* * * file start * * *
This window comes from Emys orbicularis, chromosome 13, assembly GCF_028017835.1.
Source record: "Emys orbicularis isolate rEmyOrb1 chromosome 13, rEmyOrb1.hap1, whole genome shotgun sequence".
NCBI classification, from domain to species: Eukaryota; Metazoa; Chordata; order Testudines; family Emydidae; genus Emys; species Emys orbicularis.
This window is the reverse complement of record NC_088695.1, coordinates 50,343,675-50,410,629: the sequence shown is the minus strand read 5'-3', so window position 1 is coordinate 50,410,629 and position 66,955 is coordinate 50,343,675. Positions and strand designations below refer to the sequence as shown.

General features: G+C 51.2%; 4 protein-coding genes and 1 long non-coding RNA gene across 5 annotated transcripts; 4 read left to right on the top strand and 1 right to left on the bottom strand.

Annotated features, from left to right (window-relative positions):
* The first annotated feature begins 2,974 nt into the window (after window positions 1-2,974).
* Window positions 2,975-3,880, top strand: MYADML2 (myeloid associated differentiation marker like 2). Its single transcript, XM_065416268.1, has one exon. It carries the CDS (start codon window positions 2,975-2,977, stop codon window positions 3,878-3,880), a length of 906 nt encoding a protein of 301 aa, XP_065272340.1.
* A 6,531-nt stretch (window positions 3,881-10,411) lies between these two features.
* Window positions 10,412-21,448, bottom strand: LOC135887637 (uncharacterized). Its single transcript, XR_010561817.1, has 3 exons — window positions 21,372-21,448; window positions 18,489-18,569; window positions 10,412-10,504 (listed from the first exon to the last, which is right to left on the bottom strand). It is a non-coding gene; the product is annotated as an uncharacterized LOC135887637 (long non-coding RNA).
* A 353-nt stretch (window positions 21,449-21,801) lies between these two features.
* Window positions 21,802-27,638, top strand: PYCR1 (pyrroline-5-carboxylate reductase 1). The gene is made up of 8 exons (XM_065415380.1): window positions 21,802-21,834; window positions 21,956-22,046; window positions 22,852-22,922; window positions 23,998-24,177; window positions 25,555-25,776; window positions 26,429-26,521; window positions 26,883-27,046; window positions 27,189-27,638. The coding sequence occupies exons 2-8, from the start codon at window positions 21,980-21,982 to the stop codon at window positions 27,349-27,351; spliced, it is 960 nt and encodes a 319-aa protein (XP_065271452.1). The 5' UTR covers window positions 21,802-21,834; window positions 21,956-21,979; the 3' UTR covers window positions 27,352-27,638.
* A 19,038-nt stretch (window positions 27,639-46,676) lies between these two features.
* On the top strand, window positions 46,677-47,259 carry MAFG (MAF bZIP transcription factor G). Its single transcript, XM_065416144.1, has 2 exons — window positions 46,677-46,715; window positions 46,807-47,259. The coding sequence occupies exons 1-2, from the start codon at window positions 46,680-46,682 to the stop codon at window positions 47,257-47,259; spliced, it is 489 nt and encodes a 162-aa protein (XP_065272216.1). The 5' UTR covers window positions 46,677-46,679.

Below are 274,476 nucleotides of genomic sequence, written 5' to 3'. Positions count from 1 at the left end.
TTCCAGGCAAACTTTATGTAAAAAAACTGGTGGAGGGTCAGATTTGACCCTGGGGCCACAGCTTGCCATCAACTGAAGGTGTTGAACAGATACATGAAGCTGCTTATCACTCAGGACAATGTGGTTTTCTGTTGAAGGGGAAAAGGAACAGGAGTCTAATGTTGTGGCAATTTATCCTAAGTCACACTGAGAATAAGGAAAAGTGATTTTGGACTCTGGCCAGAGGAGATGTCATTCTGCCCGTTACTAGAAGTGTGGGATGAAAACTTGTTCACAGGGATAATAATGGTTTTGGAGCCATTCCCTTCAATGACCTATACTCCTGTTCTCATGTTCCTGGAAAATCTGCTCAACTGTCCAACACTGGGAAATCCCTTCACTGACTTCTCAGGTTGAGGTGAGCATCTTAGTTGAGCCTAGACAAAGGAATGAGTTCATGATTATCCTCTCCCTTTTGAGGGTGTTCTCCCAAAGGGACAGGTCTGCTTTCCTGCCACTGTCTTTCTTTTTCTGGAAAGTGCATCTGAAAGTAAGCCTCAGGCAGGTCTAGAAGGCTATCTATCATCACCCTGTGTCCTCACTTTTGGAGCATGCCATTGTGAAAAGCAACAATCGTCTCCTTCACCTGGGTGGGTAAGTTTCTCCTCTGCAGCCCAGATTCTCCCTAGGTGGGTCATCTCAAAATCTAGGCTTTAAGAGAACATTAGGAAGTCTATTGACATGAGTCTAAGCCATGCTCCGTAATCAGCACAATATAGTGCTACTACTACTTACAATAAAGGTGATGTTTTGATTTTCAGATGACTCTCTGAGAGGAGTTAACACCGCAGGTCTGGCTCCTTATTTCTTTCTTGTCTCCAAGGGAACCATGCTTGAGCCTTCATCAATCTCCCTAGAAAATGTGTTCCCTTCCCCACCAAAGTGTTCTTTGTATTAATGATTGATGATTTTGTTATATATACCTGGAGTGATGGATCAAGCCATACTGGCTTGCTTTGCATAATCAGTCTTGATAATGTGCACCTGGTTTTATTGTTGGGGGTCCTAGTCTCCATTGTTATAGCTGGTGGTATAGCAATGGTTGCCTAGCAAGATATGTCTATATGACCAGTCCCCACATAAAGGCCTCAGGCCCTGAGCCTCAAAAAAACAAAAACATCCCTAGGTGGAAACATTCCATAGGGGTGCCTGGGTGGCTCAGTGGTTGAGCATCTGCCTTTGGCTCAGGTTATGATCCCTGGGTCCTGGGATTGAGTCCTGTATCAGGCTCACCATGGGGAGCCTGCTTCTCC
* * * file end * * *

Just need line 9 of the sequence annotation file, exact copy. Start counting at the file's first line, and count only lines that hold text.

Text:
* A 6,531-nt stretch (window positions 3,881-10,411) lies between these two features.